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If the Bible were still being written

I’m always intrigued when I’m reminded of some of the background stories (context) behind the actual words of the Bible. John’s famous line “God is love” was born of out of a messy leadership conflict (1 John 4:8). Paul’s unifying dictum “you are all one in Christ” addressed social and racial tensions (Gal. 3:28). The book of Revelation wasn’t written to inspire a whole industry of apocalyptic ‘art’ (I use that term very loosely!), but addressed those first Christians who literally faced death for their decision to place Jesus as Lord. I could go on and on. 

And really, we shouldn’t be surprised when we we’re confronted by such messiness. History, and our own lives for that matter, tells a story full of conflict and struggle. I take comfort knowing the themes of scripture arise from a world not unlike our own. 

From this idea, a hypothetical question recently came to mind: 

If the bible was still being written, which issues or stories would be addressed? 

I’m not asking this to delve into issues of the closed biblical canon. I have a pretty strong confidence in the decisions made by the early church fathers in the first 300+ years of church history. No, I just think it’s an intriguing question. The Bible addressed specific places, people, and situations. I can relate to that. So, which people, places, and situations would be addressed today? 

I’d love to hear your responses. I’ll post a follow-up later in the week.

Originally posted at Considerations.

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The Bible Today

I think if it were written today there would be a letter to the modern-day Church or to the Church of the West addressing how we've treated those in need of the gospel--people who were not like us because of their race, gender, ethnicity, sexual preference, etc. I think it would address our allegiance or attempt at allegiance to both God and country. I also would like to think it would address our priorities like large church buildings and marketing programs vs. reaching out to the communities in which we're planted, reaching the poor, etc.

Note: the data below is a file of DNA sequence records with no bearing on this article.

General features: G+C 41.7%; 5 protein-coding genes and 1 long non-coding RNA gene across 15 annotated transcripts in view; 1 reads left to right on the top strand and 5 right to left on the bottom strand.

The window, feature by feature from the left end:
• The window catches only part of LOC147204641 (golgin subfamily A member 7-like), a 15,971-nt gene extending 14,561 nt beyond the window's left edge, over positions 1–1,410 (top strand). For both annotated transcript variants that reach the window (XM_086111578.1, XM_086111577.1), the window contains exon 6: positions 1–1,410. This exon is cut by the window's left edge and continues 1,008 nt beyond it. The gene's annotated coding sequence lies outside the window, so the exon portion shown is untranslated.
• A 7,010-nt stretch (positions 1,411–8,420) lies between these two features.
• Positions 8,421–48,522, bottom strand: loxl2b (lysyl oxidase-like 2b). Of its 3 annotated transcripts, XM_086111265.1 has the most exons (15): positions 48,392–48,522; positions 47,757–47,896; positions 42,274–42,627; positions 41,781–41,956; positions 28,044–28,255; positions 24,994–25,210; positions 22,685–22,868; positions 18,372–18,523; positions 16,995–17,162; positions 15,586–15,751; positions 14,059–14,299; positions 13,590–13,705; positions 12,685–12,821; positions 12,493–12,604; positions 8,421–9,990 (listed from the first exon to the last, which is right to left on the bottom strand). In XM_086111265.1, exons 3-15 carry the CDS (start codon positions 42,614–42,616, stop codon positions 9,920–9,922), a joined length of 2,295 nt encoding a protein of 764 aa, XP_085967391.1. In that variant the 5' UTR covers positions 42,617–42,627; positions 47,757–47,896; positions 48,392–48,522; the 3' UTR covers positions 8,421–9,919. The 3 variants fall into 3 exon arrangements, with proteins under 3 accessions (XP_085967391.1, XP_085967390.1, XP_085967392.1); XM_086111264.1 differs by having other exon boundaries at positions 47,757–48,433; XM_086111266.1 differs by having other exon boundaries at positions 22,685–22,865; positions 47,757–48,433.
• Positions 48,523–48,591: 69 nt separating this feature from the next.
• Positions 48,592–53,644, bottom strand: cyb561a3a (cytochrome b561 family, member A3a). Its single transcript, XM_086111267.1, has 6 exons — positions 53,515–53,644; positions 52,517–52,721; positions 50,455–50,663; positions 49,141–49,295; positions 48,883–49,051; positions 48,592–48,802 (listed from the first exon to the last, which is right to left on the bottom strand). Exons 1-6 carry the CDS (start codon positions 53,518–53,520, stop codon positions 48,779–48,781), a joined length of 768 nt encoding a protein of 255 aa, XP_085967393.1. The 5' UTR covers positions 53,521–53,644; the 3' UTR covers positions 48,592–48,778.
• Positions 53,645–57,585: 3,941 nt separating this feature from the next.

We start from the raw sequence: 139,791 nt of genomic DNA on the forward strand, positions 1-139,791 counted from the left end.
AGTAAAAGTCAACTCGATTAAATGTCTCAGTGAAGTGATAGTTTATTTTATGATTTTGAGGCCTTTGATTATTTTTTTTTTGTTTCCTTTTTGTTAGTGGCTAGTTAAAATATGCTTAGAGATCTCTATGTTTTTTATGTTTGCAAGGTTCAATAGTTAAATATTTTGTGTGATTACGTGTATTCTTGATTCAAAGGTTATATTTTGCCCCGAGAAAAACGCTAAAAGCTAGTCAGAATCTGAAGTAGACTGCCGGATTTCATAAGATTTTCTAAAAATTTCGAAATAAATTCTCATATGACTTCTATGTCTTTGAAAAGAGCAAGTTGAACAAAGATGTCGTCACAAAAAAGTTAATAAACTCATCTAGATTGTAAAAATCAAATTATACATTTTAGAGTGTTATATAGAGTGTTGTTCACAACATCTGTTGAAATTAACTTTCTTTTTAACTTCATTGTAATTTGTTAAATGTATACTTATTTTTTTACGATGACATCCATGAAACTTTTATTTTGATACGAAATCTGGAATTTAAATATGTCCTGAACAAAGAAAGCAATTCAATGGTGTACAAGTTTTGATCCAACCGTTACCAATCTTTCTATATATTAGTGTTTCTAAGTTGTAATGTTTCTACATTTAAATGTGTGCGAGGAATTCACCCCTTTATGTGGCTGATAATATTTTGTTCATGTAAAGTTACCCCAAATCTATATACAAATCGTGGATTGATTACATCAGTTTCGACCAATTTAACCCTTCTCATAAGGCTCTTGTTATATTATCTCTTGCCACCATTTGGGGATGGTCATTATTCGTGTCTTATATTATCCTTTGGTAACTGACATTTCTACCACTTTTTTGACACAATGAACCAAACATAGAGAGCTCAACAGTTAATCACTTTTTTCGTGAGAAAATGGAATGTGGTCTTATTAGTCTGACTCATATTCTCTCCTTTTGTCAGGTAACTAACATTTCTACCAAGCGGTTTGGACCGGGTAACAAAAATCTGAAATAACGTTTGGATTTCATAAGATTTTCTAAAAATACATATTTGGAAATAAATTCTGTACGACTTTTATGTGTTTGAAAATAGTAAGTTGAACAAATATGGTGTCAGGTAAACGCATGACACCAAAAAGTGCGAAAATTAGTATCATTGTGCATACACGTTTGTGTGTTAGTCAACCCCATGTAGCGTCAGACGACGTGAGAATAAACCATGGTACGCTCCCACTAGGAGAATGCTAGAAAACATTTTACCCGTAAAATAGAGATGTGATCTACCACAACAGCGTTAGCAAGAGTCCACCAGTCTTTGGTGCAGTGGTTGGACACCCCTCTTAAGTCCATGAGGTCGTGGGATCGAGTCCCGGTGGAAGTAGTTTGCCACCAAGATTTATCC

unity unity unity

Yes, I think you're right on with pushing us to change our priorities, especially in the West. Unity in Christ is a timeless theme of the NT, but should be applied to our specific situations lest we simply throw it around as some sort of abstract mantra that ends up making little or no difference.

Look for my follow-up post soon...

If the Bible were still being written today

About four years ago it suddenly hit me that the experience Saul of Tarsus had on the way to Damascus resembled a flashback. I then pursued the story in Acts and discovered that the events closely followed the description of the characteristics of the Post-Traumatic Stress Disorder. I could not have done that before about the prior ten years; sufficient research on PTSD had simply not been done.
Looking at the biographical account of Saul - evolving into Paul and then the Apostle Paul - not only the sequence of the writing of the Pauling letters make themselves evident - but also some of the beliefs the founding fathers accepted in the following centuries become open to a new perspective.
One factor in this, for instance, became more and more evident: a woman's perspective had to be respected. The book will come out as coauthored by my wife, a clinical social worker.
Robert Collie
http://theapostlepaulandposttraumaticstress.blogspot.com/

lacking in resources???

Your project makes me wonder how the countless squabbles of the Early Church would have been handled if they had the same clinical resources at your disposal that we do. Yet with all our expertise and resources I'm not sure we've ever really gotten past the same basic human issues of dysfunction and conflict we see in so much of the Early Church...

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